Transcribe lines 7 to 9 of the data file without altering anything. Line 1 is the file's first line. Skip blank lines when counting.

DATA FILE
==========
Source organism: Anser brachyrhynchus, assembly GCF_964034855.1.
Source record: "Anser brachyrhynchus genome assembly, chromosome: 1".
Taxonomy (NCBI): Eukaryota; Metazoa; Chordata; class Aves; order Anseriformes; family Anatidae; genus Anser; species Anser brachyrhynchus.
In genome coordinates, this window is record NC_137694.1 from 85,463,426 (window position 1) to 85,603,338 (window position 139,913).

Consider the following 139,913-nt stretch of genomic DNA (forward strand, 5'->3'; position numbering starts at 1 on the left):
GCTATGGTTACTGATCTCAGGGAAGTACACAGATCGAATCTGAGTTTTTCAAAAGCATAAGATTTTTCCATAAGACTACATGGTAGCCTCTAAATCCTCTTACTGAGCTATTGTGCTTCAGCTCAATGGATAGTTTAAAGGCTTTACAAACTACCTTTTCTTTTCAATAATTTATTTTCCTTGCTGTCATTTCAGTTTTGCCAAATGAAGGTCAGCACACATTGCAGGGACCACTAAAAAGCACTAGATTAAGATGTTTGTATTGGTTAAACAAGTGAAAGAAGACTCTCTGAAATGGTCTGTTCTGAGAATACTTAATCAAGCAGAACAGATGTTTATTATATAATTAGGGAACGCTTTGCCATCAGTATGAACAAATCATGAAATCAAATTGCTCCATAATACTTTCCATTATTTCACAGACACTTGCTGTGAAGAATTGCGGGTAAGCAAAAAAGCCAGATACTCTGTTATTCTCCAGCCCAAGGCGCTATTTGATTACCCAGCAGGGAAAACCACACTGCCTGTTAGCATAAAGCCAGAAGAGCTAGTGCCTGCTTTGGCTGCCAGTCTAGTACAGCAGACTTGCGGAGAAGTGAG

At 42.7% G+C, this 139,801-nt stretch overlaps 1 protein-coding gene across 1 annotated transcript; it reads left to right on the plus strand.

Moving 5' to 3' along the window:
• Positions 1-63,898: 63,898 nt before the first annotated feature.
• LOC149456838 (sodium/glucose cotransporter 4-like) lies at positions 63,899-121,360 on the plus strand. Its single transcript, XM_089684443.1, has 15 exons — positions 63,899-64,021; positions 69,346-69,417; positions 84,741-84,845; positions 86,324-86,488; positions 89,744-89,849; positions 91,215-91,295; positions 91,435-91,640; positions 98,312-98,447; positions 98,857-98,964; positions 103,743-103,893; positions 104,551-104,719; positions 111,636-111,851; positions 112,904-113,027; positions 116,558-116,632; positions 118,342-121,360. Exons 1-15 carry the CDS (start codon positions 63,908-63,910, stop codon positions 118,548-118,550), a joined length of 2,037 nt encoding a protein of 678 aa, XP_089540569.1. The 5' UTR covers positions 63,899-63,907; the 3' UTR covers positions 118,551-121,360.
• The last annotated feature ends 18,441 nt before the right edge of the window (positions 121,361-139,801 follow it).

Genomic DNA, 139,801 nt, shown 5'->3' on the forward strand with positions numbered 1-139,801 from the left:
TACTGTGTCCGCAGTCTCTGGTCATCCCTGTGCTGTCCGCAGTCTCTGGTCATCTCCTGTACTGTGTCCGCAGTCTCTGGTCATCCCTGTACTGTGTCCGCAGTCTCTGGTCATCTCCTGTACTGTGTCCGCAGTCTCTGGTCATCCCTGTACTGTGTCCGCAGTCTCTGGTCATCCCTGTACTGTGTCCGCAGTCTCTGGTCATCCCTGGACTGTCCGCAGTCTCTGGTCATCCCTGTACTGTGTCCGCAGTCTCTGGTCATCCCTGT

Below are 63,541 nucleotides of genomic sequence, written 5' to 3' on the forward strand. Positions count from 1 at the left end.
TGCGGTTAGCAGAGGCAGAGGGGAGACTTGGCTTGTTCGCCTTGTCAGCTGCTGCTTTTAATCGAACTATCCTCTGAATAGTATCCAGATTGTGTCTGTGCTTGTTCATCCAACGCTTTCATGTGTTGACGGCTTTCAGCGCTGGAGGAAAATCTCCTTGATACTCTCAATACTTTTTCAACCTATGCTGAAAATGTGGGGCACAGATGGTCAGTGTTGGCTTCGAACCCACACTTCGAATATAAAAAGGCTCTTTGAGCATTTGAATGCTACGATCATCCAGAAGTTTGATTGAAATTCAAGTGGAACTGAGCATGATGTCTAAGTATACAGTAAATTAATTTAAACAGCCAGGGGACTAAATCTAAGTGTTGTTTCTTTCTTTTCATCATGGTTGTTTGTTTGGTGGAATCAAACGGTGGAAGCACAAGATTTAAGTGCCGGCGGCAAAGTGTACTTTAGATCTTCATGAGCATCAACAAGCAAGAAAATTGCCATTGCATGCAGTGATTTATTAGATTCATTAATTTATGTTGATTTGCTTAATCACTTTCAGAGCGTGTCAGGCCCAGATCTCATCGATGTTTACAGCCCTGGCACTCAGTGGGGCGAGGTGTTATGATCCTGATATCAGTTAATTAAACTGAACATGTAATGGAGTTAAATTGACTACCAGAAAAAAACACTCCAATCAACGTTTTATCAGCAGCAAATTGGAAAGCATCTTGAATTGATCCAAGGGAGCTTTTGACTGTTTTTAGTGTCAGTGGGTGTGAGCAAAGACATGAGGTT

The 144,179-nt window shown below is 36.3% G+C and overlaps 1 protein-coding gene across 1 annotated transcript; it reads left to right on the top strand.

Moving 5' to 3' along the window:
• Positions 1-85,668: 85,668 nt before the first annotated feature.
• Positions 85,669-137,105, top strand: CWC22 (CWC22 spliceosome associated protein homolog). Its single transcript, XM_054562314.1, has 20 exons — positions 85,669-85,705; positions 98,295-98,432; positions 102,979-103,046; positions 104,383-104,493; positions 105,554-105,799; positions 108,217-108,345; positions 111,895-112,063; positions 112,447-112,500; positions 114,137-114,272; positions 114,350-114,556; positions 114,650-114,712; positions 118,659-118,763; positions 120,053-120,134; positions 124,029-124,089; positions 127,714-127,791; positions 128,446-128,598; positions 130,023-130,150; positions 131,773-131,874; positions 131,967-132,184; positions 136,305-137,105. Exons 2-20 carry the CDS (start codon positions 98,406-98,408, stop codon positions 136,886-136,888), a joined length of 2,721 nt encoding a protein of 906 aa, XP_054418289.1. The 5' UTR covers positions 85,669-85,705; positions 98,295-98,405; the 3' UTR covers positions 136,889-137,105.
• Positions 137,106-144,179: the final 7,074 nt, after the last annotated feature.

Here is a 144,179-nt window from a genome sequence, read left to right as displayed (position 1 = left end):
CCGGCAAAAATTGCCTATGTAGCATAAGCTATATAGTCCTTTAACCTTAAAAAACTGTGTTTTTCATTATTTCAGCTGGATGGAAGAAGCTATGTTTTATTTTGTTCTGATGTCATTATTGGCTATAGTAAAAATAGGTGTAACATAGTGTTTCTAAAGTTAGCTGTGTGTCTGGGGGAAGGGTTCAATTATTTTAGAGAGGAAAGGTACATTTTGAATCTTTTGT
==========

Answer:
At 42.7% G+C, this 139,801-nt stretch overlaps 1 protein-coding gene across 1 annotated transcript; it reads left to right on the plus strand.

Moving 5' to 3' along the window:
• Positions 1-63,898: 63,898 nt before the first annotated feature.